Silent Witness

Dr. Don Worcester —  November 14, 2014 — Leave a comment

Jim was a big guy. My office seemed smaller with him inside. His hand engulfed mine as we greeted one another. He wasn’t angry but he was stressed. He and his wife sat down on my couch. The couch got smaller, the room got quieter. I waited for this couple to find their words, their starting place. They exchanged a nervous glance with one another. They were desperately wanting and needing to tell their story. They had lots to tell. They were waiting for one another at this unmarked intersection.

Jim’s wife took the first step. “ Our daughter is struggling….” was as far as she got. Her voice trailed off into sobs. Jim said nothing but his head dropped and his huge shoulders rolled forward like collapsing glaciers. Jim’s wife repackaged herself and after several minutes began to spill out the history and details of their daughters struggle. Jim sat silent for two hours while his wife reviewed and recounted three years of clinical notes and history regarding their daughter.

Jim was a little surprised when I asked for his insights and observations about his daughter and her struggles. His wife had been the one coordinating and communicating with all the teachers, counselors and doctors. He was quick to point out that he was just a “ Construction guy.” His wife was the one who read all the books on parenting. I pressed a little further on him. He became flustered and finally blurted out, “ I don’t know how to parent like my wife. I am just trying to stay out of the way and not mess things up.” Jim had made some mistakes early on trying to confront and motivate his daughter. His attempts to step in and turn things around had not worked out so well. These early missteps had turned him into a Silent Witness.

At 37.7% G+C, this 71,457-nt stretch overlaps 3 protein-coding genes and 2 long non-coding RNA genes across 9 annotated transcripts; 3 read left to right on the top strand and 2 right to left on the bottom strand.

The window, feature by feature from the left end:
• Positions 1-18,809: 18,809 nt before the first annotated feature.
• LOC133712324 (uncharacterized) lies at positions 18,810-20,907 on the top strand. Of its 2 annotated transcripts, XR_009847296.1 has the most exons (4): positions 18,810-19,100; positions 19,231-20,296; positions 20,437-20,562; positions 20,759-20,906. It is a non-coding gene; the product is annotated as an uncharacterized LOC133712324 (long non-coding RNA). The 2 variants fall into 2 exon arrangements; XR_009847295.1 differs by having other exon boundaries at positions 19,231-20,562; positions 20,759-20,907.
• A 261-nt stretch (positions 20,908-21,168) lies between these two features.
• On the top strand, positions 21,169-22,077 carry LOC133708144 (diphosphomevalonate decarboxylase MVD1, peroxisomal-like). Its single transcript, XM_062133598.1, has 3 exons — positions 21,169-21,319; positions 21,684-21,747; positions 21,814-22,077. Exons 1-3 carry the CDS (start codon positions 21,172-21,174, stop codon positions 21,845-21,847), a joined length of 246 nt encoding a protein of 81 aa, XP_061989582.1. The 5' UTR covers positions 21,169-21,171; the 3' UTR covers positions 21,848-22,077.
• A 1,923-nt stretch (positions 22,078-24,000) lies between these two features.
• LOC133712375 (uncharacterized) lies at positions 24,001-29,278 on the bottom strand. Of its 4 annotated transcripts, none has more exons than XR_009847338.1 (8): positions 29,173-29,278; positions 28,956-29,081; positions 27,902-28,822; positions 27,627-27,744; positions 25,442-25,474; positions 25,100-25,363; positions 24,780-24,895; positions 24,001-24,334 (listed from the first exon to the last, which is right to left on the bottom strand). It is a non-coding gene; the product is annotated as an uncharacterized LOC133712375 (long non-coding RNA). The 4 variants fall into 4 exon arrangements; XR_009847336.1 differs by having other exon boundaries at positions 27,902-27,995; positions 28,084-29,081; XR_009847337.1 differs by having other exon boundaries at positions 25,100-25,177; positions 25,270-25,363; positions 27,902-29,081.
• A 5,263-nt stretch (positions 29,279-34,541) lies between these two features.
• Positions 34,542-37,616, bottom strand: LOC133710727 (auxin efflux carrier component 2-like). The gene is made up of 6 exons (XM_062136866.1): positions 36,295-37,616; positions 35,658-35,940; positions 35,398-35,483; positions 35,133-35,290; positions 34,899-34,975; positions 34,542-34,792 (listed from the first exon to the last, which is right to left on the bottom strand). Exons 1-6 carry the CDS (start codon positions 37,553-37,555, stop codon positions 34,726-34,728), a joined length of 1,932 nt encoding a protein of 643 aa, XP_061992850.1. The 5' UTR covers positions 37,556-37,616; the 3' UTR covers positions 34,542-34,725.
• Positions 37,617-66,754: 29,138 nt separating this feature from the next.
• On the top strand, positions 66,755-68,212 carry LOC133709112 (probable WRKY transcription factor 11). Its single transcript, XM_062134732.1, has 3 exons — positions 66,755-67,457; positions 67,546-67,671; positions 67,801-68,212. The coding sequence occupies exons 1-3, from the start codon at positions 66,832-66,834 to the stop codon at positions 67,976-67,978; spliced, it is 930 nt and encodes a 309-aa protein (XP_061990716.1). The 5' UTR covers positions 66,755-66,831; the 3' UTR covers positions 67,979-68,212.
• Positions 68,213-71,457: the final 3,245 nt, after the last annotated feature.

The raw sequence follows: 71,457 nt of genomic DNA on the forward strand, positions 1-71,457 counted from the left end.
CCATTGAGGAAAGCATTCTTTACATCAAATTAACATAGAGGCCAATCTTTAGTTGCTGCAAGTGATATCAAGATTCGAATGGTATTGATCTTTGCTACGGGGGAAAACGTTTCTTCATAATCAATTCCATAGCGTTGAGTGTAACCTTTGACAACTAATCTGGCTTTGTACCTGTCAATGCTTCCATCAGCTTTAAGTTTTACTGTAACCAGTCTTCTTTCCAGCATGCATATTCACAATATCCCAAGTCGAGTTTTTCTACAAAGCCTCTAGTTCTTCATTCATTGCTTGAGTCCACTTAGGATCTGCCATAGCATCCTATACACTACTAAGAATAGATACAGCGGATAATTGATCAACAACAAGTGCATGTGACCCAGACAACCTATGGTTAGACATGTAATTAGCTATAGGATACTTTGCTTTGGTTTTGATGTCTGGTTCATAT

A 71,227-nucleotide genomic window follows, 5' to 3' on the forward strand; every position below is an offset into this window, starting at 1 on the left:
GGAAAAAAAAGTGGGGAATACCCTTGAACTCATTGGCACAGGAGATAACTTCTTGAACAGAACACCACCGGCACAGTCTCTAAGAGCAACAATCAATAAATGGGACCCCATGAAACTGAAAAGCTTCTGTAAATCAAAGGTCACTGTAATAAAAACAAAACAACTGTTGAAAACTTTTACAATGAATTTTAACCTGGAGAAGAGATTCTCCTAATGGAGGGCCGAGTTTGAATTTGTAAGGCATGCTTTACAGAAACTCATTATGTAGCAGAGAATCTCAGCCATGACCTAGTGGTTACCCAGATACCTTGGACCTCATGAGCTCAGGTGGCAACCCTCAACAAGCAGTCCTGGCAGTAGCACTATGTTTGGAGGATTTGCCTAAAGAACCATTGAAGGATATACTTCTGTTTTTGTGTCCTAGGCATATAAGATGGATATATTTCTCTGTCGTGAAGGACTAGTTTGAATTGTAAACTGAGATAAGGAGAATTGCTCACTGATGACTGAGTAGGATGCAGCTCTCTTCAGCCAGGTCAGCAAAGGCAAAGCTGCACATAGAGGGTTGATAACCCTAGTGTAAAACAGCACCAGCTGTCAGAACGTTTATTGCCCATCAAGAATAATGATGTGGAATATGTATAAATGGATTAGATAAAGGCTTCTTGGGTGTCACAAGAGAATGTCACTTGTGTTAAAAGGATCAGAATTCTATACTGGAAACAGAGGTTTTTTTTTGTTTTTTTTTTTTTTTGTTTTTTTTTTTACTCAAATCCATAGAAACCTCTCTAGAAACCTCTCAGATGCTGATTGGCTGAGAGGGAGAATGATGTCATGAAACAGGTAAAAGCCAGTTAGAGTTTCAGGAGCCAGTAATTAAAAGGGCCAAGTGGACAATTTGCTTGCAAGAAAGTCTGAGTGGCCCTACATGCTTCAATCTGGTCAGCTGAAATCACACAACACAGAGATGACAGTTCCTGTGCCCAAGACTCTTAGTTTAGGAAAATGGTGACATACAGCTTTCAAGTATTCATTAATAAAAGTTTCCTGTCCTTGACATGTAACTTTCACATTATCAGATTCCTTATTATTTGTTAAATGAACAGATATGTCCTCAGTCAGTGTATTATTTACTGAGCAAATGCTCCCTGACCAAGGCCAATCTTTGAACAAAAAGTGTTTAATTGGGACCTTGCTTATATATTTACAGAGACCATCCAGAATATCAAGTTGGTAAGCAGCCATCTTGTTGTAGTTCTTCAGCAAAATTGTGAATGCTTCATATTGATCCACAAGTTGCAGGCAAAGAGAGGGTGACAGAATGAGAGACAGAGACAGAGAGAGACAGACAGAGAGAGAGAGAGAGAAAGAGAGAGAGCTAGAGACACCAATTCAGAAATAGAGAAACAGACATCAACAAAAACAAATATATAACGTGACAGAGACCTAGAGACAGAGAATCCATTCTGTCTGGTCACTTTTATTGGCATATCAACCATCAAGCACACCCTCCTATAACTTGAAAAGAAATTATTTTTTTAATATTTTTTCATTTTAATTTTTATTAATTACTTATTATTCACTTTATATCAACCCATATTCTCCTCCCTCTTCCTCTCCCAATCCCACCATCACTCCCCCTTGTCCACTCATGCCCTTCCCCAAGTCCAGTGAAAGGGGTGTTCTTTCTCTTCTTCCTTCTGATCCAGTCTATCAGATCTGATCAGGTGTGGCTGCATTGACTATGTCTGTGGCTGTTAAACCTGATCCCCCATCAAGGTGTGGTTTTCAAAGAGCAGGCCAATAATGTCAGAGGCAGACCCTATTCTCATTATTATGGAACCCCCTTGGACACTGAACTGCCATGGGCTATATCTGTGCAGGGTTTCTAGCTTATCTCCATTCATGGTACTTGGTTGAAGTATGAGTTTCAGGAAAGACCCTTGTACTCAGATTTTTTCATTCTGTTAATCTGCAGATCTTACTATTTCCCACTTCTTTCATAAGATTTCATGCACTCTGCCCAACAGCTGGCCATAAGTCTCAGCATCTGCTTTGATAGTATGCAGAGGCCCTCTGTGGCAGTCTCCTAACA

Jim had come to believe that his greatest contribution was to step back, step out and let someone else help his daughter. Over the years I have seen lots of fathers come to the same conclusion. Highlight this in your brain. Tattoo this on your favorite body part. Your daughter has one father. It is you. There is not a book, aboyfriend, an expert or even a great mom who can replace you or make your contribution. There are lots of great influences that can and should be part of your daughter’s life. You my friend will always be irreplaceable.

Jim slowly but faithfully found his courage and his voice with his daughter. Turns out she did not need him to be perfect. Healing rarely requires perfection. Truth and love spoken together, even imperfectly do a good work in all of our hearts. Keep Speaking. Keep Loving.


Dr. Don w.

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